Our mission at ORCD is to make sure our research scientists have access to the very best possible computing available, and that weekend, we all learned a valuable lesson of exactly how much we at ORCD still need to do to harden and improve our processes and systems to plan for availability. Over ten pairs of human hands were needed to resuscitate the various computer systems and services; it took the best part of a day to achieve availability with a week of “loose ends'' where machines didn’t quite operate as they should and interacting with our community to understand exactly why they weren’t behaving.
No one wants to deal with unplanned activities, but if we don’t learn from unplanned events and use them as an opportunity to become better, faster, and stronger we have missed an important opportunity to grow. This is where we are at right now, growing fast and trying (literally) to keep the lights on. We also know the root cause of the outage; it was the first of its kind in over 10 years of our operation. It all started with an electrical bushing failing in an upstream power substation. (Wikipedia has a nice write up if you’re interested in reading more about “bushings.”) Many complex things downstream from that broken bushing unfortunately also cascaded in failure, eventually resulting in us all seeing “ssh connection refused” responses to our terminal sessions.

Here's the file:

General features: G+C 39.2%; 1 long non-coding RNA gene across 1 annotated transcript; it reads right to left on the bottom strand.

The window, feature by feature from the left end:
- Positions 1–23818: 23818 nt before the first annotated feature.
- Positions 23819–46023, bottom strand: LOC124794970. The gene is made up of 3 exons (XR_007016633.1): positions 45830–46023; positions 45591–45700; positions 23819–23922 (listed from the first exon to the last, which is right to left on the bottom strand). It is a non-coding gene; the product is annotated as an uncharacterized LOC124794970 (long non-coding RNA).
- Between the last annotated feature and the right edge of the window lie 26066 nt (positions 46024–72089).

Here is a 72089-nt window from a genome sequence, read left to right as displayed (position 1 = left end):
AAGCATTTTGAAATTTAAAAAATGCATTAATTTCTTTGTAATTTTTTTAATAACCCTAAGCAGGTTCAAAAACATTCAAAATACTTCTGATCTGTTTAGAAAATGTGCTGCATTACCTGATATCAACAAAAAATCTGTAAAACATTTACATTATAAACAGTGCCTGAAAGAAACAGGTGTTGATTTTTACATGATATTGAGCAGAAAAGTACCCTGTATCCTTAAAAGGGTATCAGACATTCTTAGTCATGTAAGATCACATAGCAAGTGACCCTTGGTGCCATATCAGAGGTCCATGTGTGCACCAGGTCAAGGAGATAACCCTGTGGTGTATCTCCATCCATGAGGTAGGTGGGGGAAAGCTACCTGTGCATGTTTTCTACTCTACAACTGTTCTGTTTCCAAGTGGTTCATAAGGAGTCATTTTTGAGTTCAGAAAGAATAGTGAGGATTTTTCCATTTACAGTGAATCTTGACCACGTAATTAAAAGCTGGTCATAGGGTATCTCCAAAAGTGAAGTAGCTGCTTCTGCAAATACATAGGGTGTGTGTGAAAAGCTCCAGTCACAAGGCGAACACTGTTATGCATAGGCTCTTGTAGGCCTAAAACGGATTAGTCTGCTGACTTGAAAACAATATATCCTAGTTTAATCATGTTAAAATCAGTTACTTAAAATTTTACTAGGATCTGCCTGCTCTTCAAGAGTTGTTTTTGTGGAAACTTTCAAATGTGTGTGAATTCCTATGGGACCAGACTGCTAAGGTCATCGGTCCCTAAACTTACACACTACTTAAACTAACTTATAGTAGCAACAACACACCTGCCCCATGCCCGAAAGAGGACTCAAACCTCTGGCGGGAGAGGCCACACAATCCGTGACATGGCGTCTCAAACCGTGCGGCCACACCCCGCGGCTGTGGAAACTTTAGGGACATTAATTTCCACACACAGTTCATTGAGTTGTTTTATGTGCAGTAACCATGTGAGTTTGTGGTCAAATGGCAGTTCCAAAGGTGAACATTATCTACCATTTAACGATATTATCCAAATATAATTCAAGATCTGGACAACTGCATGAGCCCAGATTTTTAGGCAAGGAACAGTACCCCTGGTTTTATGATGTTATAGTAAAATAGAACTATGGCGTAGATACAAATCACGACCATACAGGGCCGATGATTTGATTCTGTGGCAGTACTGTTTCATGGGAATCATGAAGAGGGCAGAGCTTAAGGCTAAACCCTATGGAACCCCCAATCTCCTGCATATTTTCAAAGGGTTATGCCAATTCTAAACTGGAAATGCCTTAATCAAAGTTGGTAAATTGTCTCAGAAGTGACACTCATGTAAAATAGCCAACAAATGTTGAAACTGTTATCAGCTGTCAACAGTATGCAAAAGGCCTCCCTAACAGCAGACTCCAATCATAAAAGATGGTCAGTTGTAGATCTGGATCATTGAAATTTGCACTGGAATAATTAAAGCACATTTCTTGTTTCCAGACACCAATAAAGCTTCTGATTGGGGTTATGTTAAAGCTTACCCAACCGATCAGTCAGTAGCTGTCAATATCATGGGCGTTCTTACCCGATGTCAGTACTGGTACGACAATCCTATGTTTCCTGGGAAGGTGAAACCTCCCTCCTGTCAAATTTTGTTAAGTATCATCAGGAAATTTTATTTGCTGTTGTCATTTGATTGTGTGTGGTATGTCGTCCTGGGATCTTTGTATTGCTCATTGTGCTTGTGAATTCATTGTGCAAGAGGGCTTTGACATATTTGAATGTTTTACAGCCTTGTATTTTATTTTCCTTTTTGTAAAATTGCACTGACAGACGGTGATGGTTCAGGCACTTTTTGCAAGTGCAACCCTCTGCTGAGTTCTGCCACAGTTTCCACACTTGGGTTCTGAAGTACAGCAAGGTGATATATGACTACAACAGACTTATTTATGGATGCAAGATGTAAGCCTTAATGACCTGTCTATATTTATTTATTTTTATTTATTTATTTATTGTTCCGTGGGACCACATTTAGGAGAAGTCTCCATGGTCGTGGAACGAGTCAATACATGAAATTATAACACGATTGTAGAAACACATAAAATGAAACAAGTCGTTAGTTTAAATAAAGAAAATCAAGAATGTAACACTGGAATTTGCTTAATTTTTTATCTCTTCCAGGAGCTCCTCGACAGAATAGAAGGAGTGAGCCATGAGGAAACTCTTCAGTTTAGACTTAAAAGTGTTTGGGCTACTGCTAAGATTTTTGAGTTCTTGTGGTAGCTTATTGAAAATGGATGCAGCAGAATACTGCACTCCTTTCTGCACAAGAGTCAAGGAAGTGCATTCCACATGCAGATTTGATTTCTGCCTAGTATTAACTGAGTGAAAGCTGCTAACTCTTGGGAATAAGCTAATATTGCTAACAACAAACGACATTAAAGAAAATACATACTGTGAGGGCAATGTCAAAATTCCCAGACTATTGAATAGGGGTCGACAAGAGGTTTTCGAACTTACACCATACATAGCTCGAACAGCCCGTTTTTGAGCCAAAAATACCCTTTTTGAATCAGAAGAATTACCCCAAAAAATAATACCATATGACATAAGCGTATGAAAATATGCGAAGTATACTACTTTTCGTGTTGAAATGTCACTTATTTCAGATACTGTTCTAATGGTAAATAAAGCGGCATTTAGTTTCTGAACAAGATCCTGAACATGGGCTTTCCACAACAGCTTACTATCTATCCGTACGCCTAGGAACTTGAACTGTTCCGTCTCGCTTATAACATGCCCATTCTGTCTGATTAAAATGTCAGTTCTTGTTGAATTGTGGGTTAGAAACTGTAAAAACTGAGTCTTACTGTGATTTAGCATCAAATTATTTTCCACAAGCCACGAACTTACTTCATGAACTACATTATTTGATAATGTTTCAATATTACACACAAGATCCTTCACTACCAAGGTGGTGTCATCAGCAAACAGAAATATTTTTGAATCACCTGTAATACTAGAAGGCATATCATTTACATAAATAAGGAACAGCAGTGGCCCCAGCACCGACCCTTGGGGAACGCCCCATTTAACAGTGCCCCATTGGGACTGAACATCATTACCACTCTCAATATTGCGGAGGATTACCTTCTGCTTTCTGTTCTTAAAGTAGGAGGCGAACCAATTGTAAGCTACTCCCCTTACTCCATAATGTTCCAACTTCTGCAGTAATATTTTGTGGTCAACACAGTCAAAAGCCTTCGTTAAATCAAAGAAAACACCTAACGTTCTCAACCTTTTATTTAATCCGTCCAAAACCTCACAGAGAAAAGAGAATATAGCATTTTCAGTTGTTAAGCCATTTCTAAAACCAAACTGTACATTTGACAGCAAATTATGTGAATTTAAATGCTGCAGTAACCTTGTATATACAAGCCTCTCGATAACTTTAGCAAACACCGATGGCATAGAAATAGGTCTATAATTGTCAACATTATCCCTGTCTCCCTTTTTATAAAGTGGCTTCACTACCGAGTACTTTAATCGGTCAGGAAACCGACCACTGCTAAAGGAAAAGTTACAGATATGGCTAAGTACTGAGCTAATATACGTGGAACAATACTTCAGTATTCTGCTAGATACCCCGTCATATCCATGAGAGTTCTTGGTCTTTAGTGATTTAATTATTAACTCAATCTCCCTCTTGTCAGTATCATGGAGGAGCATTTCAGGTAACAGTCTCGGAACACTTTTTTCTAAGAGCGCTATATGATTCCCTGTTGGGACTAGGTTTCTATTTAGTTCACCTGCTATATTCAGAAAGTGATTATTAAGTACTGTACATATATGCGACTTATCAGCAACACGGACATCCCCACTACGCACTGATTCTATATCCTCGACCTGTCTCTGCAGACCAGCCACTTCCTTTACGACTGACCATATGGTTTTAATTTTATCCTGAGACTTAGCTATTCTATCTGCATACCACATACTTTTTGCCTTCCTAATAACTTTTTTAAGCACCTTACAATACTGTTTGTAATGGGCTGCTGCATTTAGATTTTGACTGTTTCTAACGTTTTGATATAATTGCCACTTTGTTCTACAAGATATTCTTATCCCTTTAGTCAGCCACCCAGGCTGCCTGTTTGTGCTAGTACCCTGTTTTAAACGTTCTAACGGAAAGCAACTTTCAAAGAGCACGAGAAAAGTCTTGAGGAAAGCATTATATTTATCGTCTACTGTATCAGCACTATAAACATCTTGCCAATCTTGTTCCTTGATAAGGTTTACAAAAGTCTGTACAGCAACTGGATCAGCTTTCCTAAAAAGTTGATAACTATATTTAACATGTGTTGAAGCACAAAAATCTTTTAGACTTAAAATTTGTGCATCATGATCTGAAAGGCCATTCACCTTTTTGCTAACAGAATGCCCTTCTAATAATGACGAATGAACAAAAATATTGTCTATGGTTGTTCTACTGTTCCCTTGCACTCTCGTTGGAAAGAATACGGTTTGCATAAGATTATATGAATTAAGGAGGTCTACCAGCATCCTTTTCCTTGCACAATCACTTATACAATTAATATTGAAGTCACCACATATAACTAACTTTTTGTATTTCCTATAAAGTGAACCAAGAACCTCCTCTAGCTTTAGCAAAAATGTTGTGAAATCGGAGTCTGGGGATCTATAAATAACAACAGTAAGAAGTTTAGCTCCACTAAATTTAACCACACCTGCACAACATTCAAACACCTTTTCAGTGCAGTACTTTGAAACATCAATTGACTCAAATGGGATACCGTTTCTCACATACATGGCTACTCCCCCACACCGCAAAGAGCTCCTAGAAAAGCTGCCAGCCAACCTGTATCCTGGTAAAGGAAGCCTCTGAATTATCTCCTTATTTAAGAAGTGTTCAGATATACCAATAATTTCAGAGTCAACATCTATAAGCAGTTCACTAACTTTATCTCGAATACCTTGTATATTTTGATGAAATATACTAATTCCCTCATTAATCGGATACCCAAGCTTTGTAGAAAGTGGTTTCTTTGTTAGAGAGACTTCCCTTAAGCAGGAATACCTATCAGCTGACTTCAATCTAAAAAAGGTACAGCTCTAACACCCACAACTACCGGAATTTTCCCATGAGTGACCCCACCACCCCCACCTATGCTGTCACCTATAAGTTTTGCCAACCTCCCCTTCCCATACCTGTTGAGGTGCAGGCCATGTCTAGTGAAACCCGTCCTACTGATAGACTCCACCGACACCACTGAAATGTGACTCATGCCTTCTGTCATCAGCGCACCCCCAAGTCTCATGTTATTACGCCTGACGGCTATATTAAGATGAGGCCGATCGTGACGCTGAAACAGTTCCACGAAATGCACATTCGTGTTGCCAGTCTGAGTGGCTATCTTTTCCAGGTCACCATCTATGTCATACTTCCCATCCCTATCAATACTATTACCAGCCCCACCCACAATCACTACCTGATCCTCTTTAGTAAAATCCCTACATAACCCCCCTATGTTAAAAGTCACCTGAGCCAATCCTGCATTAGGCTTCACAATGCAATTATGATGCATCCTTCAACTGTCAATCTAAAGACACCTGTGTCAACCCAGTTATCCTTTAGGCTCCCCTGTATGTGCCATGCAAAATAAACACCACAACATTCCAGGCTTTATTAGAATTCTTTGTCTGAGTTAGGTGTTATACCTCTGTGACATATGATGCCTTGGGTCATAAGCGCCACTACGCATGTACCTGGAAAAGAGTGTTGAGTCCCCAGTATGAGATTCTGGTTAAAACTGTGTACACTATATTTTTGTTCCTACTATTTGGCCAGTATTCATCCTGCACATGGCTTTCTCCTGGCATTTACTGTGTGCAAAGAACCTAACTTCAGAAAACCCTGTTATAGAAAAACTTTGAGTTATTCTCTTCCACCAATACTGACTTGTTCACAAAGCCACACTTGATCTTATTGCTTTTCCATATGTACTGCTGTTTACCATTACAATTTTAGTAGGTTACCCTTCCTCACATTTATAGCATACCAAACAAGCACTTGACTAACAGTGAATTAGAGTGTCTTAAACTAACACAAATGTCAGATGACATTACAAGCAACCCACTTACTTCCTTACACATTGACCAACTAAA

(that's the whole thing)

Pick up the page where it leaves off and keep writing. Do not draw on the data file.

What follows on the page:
Our MGHPCC facilities director wrote in his incident report:
“When utility power fails [Cuff: this was that pesky bushing going bad upstream], Uninterruptible Power Supply (UPS) units instantaneously provide power to selected racks and facility infrastructure, allowing equipment to continue functioning without interruption. The UPS units provide power long enough for backup generators to start up and synchronize with the UPS power. When a generator is ready to take over from a UPS unit, an Automatic Transfer Switch (ATS) manages the transition. When the Utility power failure occurred on Saturday evening, all generators and UPS units functioned properly. The transition from UPS to generator power for facility infrastructure also functioned properly. However, when the generator that supplies backup power to the Computer Room was ready to take over, the ATS did not allow the transition. The root cause was a safety interlock that was enabled during scheduled testing of the ATS earlier this year, and was not properly disabled when testing was completed. To avoid this condition in the future, we will add steps to the procedure for scheduled testing to include a double check of the state of all ATS interlocks after our testing contractor has finished their work.”